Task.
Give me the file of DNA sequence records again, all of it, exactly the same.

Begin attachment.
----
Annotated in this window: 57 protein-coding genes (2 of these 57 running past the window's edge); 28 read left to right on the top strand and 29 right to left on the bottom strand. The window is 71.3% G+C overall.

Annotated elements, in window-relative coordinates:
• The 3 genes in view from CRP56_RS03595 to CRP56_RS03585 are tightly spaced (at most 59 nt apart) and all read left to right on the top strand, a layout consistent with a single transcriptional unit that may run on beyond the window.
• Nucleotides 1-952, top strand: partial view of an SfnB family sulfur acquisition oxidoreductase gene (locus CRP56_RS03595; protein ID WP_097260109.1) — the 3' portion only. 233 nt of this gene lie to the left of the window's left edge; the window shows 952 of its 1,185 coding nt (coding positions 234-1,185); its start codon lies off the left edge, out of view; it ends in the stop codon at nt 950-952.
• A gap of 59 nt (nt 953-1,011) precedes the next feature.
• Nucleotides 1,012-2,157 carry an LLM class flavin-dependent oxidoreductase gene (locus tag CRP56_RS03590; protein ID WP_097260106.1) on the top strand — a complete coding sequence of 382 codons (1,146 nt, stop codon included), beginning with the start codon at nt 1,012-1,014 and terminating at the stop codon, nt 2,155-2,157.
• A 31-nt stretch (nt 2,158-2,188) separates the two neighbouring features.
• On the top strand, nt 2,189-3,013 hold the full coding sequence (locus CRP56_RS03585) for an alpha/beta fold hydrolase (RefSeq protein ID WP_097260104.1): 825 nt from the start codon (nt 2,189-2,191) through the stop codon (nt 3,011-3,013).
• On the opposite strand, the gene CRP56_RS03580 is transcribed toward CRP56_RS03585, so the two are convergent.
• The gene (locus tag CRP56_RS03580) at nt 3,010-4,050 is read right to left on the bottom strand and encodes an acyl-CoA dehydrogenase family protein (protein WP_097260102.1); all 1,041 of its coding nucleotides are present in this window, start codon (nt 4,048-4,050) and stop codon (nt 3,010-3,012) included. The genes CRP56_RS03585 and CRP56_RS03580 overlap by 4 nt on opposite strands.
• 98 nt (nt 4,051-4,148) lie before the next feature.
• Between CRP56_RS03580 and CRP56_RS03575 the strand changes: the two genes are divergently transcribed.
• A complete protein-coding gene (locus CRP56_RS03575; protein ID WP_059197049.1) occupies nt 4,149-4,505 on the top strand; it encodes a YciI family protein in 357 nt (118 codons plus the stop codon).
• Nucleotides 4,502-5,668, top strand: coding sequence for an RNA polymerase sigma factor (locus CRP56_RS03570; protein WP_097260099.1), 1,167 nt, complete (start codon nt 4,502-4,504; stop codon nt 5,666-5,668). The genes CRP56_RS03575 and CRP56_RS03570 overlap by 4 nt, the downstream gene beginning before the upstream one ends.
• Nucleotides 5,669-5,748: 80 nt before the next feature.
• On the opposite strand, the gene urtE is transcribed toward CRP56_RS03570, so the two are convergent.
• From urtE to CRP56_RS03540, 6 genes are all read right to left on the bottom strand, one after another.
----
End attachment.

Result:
Annotated in this window: 57 protein-coding genes (2 of these 57 running past the window's edge); 28 read left to right on the top strand and 29 right to left on the bottom strand. The window is 71.3% G+C overall.

Annotated elements, in window-relative coordinates:
• The 3 genes in view from CRP56_RS03595 to CRP56_RS03585 are tightly spaced (at most 59 nt apart) and all read left to right on the top strand, a layout consistent with a single transcriptional unit that may run on beyond the window.
• Nucleotides 1-952, top strand: partial view of an SfnB family sulfur acquisition oxidoreductase gene (locus CRP56_RS03595; protein ID WP_097260109.1) — the 3' portion only. 233 nt of this gene lie to the left of the window's left edge; the window shows 952 of its 1,185 coding nt (coding positions 234-1,185); its start codon lies off the left edge, out of view; it ends in the stop codon at nt 950-952.
• A gap of 59 nt (nt 953-1,011) precedes the next feature.
• Nucleotides 1,012-2,157 carry an LLM class flavin-dependent oxidoreductase gene (locus tag CRP56_RS03590; protein ID WP_097260106.1) on the top strand — a complete coding sequence of 382 codons (1,146 nt, stop codon included), beginning with the start codon at nt 1,012-1,014 and terminating at the stop codon, nt 2,155-2,157.
• A 31-nt stretch (nt 2,158-2,188) separates the two neighbouring features.
• On the top strand, nt 2,189-3,013 hold the full coding sequence (locus CRP56_RS03585) for an alpha/beta fold hydrolase (RefSeq protein ID WP_097260104.1): 825 nt from the start codon (nt 2,189-2,191) through the stop codon (nt 3,011-3,013).
• On the opposite strand, the gene CRP56_RS03580 is transcribed toward CRP56_RS03585, so the two are convergent.
• The gene (locus tag CRP56_RS03580) at nt 3,010-4,050 is read right to left on the bottom strand and encodes an acyl-CoA dehydrogenase family protein (protein WP_097260102.1); all 1,041 of its coding nucleotides are present in this window, start codon (nt 4,048-4,050) and stop codon (nt 3,010-3,012) included. The genes CRP56_RS03585 and CRP56_RS03580 overlap by 4 nt on opposite strands.
• 98 nt (nt 4,051-4,148) lie before the next feature.
• Between CRP56_RS03580 and CRP56_RS03575 the strand changes: the two genes are divergently transcribed.
• A complete protein-coding gene (locus CRP56_RS03575; protein ID WP_059197049.1) occupies nt 4,149-4,505 on the top strand; it encodes a YciI family protein in 357 nt (118 codons plus the stop codon).
• Nucleotides 4,502-5,668, top strand: coding sequence for an RNA polymerase sigma factor (locus CRP56_RS03570; protein WP_097260099.1), 1,167 nt, complete (start codon nt 4,502-4,504; stop codon nt 5,666-5,668). The genes CRP56_RS03575 and CRP56_RS03570 overlap by 4 nt, the downstream gene beginning before the upstream one ends.
• Nucleotides 5,669-5,748: 80 nt before the next feature.
• On the opposite strand, the gene urtE is transcribed toward CRP56_RS03570, so the two are convergent.
• From urtE to CRP56_RS03540, 6 genes are all read right to left on the bottom strand, one after another.